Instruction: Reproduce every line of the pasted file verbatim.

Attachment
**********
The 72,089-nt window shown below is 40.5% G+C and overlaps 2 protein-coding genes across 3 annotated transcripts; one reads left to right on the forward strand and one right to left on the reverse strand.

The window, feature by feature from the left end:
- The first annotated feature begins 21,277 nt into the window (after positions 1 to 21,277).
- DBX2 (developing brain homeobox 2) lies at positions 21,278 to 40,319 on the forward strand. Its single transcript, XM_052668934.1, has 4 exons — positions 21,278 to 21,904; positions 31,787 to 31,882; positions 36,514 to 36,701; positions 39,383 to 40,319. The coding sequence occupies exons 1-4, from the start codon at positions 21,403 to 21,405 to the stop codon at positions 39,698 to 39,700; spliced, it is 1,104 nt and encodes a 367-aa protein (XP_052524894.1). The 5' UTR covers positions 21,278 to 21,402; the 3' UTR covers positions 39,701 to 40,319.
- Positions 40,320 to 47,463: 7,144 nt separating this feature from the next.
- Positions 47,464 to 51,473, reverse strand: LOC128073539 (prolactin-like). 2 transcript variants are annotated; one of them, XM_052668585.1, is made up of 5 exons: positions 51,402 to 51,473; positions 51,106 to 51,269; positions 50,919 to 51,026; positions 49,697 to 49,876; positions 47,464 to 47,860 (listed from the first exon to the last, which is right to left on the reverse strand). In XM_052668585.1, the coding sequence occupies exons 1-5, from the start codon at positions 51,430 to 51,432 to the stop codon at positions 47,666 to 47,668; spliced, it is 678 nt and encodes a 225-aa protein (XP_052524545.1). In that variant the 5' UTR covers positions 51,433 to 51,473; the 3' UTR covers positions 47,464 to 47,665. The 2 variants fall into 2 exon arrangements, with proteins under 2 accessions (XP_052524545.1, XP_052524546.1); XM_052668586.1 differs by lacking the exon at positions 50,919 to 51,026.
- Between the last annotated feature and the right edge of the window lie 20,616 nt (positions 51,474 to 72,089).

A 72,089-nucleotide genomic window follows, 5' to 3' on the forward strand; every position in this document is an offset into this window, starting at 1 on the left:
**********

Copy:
The 72,089-nt window shown below is 40.5% G+C and overlaps 2 protein-coding genes across 3 annotated transcripts; one reads left to right on the forward strand and one right to left on the reverse strand.

The window, feature by feature from the left end:
- The first annotated feature begins 21,277 nt into the window (after positions 1 to 21,277).
- DBX2 (developing brain homeobox 2) lies at positions 21,278 to 40,319 on the forward strand. Its single transcript, XM_052668934.1, has 4 exons — positions 21,278 to 21,904; positions 31,787 to 31,882; positions 36,514 to 36,701; positions 39,383 to 40,319. The coding sequence occupies exons 1-4, from the start codon at positions 21,403 to 21,405 to the stop codon at positions 39,698 to 39,700; spliced, it is 1,104 nt and encodes a 367-aa protein (XP_052524894.1). The 5' UTR covers positions 21,278 to 21,402; the 3' UTR covers positions 39,701 to 40,319.
- Positions 40,320 to 47,463: 7,144 nt separating this feature from the next.
- Positions 47,464 to 51,473, reverse strand: LOC128073539 (prolactin-like). 2 transcript variants are annotated; one of them, XM_052668585.1, is made up of 5 exons: positions 51,402 to 51,473; positions 51,106 to 51,269; positions 50,919 to 51,026; positions 49,697 to 49,876; positions 47,464 to 47,860 (listed from the first exon to the last, which is right to left on the reverse strand). In XM_052668585.1, the coding sequence occupies exons 1-5, from the start codon at positions 51,430 to 51,432 to the stop codon at positions 47,666 to 47,668; spliced, it is 678 nt and encodes a 225-aa protein (XP_052524545.1). In that variant the 5' UTR covers positions 51,433 to 51,473; the 3' UTR covers positions 47,464 to 47,665. The 2 variants fall into 2 exon arrangements, with proteins under 2 accessions (XP_052524545.1, XP_052524546.1); XM_052668586.1 differs by lacking the exon at positions 50,919 to 51,026.
- Between the last annotated feature and the right edge of the window lie 20,616 nt (positions 51,474 to 72,089).

A 72,089-nucleotide genomic window follows, 5' to 3' on the forward strand; every position in this document is an offset into this window, starting at 1 on the left: